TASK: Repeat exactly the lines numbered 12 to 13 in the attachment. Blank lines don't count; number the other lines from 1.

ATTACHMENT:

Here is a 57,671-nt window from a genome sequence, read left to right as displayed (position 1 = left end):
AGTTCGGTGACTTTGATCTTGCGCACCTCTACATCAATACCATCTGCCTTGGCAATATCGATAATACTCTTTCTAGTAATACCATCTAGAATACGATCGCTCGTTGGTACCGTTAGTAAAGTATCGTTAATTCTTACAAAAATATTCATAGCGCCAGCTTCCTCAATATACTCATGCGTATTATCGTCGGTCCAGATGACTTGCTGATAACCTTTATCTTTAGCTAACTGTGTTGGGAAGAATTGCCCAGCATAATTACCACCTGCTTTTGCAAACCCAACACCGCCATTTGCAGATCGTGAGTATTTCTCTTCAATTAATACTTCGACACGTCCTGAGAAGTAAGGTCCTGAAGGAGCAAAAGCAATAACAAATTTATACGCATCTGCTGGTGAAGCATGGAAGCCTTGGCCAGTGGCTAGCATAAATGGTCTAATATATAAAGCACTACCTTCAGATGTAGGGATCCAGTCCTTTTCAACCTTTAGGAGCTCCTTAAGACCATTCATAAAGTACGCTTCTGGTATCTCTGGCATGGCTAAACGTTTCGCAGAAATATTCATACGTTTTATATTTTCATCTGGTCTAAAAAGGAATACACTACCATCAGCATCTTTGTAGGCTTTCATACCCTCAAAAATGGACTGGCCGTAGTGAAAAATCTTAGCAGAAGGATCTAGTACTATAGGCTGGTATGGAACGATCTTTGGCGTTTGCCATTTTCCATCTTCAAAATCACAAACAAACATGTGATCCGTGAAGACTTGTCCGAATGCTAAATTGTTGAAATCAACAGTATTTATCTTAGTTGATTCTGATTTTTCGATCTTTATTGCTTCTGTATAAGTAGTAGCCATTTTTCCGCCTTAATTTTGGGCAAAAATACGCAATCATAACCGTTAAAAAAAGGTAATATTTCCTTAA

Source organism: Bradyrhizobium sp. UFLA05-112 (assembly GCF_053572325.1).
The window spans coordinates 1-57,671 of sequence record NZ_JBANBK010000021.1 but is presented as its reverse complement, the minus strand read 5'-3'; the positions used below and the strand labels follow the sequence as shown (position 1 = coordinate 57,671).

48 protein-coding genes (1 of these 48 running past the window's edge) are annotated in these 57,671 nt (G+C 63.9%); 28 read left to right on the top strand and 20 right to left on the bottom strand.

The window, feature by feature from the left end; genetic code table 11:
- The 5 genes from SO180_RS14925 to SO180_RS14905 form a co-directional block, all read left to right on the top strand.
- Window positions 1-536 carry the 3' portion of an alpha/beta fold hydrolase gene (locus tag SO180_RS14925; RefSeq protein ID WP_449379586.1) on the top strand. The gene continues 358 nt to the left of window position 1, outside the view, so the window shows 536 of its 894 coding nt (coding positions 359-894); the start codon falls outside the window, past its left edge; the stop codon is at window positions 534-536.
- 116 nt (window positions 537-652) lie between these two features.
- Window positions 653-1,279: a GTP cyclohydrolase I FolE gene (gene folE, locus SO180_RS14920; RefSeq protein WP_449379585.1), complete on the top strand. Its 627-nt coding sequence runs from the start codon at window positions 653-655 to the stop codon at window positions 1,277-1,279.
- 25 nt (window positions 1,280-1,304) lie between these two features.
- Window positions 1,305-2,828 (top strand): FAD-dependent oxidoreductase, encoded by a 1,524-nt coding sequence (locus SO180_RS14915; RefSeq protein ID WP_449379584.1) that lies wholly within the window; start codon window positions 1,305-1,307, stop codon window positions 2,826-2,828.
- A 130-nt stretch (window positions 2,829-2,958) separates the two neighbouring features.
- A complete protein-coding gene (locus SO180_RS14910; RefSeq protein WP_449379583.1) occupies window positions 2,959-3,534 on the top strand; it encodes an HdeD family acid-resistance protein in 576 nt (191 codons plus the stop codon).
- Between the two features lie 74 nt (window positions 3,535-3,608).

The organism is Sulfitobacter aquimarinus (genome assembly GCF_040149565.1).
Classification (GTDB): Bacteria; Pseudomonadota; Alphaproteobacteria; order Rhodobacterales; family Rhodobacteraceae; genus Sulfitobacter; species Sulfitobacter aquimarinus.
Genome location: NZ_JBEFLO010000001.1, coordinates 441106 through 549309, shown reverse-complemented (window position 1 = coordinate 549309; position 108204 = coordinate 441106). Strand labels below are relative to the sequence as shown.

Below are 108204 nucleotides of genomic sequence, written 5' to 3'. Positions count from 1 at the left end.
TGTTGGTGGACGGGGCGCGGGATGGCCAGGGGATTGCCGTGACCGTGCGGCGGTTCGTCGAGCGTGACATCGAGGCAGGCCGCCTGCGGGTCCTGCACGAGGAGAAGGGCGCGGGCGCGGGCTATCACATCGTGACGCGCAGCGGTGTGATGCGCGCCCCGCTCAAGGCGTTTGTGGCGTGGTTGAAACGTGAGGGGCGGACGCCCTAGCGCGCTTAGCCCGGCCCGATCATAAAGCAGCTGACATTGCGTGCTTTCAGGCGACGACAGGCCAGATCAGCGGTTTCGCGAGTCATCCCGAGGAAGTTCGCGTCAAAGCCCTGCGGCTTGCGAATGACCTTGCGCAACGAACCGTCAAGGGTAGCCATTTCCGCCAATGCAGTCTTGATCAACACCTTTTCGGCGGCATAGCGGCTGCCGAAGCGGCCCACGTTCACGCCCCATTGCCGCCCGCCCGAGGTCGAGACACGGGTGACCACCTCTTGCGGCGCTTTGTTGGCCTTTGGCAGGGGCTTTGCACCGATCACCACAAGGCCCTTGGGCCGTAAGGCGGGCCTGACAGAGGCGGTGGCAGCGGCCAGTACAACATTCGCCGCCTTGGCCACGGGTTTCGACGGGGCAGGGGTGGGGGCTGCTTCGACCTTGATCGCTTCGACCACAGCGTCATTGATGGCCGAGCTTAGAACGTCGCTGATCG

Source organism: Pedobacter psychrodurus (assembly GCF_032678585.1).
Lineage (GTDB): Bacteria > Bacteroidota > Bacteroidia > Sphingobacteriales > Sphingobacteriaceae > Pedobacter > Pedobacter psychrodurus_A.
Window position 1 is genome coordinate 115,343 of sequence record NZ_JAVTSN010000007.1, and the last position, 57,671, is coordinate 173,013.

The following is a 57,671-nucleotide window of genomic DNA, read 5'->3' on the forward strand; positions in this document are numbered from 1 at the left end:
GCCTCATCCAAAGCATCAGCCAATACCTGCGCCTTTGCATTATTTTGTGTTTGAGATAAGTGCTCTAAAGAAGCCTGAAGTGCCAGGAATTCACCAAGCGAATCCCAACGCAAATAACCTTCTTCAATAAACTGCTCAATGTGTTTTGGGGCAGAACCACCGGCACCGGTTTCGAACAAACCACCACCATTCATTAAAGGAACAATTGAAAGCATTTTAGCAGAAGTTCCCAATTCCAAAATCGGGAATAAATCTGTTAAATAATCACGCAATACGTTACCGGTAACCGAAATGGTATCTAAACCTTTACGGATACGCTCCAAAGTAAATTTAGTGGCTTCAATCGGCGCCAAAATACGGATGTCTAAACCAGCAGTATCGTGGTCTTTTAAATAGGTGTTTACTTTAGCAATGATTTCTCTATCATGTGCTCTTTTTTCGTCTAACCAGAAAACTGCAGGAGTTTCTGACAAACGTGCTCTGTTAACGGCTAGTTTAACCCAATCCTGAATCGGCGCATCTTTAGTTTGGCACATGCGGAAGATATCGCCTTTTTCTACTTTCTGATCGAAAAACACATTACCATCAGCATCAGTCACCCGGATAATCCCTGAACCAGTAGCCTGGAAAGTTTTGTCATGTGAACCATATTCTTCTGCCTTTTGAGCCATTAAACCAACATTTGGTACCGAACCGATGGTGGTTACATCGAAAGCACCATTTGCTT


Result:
- Window positions 1,305-2,828 (top strand): FAD-dependent oxidoreductase, encoded by a 1,524-nt coding sequence (locus SO180_RS14915; RefSeq protein ID WP_449379584.1) that lies wholly within the window; start codon window positions 1,305-1,307, stop codon window positions 2,826-2,828.
- A 130-nt stretch (window positions 2,829-2,958) separates the two neighbouring features.